I came across an interesting IR post by Dan Lemire sometime earlier in the week that I meant to post. He compares searching for “Kurt Gödel” with “Kurt Goedel” and in the comments “Kurt Godel”. Google returns different results for the first two but Bing doesn’t. The comments say “Gödel” and “Godel” return the same results in both.
The problem is interesting for two reasons. Firstly, the three different queries are referring to the same person, so you can make an intuitive argument that they should return the same results.
Secondly, choosing one of the particular queries says a little about the person searching. The person searching with “Gödel” may want more formal documents whereas the person searching with “Godel” may not have a preference. Of course, it could reflect irrelevant factors – the person searching with “Godel” could expect that it doesn’t matter for search engines, or could be in a rush, or the difference could reflect the relative ease of diacritics on OS X vs Windows.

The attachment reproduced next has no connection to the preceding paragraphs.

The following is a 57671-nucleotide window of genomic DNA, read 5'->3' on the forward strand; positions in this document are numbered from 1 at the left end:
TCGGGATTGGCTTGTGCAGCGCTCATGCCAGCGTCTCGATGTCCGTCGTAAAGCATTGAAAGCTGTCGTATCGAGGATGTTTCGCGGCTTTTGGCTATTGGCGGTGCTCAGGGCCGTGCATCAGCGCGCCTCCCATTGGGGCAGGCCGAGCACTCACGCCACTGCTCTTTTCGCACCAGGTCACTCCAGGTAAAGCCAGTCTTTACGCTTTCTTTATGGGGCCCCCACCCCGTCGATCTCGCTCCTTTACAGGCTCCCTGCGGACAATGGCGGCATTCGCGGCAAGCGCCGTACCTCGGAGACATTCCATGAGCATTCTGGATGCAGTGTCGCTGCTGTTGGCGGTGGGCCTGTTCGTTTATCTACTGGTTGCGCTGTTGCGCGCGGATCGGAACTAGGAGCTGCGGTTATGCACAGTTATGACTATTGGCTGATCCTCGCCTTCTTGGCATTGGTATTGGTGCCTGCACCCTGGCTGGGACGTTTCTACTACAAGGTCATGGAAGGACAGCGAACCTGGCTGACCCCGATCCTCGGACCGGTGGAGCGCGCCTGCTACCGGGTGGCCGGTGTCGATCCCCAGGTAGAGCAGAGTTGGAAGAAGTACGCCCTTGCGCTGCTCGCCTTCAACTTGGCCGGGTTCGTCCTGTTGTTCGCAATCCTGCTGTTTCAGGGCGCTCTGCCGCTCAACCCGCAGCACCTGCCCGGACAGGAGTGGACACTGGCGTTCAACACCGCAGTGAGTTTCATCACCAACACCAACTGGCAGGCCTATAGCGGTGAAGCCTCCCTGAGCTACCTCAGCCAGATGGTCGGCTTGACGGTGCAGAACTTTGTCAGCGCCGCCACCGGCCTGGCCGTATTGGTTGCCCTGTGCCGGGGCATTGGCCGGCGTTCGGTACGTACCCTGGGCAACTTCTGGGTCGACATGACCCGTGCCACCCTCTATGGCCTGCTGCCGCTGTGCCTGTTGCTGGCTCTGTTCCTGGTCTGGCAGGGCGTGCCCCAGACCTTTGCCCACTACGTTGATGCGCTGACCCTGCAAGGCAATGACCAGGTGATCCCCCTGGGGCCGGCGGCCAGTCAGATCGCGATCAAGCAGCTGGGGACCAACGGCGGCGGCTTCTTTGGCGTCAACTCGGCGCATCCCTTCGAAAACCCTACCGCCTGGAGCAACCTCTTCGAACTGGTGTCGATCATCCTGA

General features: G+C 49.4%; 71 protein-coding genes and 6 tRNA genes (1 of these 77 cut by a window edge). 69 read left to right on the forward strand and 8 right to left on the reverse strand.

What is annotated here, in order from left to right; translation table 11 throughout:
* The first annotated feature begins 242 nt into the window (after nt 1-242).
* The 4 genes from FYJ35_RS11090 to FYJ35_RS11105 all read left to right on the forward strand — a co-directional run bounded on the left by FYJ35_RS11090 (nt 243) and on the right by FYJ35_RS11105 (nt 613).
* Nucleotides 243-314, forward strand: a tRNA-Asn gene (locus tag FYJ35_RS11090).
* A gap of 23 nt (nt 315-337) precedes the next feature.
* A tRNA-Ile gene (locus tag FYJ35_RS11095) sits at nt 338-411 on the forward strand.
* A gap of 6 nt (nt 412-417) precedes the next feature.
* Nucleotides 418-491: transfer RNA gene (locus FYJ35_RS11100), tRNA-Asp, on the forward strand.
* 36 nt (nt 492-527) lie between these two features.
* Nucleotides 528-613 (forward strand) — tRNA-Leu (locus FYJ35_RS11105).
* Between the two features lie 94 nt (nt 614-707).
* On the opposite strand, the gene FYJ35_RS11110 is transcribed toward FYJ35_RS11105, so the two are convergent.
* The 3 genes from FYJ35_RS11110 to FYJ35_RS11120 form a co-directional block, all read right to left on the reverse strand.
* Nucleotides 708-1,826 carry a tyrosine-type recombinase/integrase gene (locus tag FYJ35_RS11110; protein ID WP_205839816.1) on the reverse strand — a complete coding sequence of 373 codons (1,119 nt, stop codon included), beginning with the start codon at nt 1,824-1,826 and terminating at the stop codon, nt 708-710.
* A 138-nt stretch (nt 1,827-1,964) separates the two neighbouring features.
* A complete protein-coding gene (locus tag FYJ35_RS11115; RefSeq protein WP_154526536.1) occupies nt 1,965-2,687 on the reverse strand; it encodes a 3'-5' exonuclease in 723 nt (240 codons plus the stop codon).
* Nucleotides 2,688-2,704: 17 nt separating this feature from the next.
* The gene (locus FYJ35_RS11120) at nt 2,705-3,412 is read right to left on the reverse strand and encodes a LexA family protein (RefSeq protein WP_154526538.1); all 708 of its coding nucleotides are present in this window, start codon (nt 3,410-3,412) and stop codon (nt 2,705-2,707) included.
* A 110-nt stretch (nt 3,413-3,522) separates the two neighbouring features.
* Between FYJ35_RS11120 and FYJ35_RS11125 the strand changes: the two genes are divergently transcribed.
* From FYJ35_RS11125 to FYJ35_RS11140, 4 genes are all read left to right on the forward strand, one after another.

In the comments of the post, Paul makes an apt point – Google’s “Did you mean?” feature can address most of the problem.
If I had to propose a solution, I’d maybe suggest query expansion for text normalization – “Gödel” might be expanded to 40% “Gödel”, 30% “Goedel”, and 30% “Godel”. Something to reflect the synonymy but that also accounts for a slight preference for one version.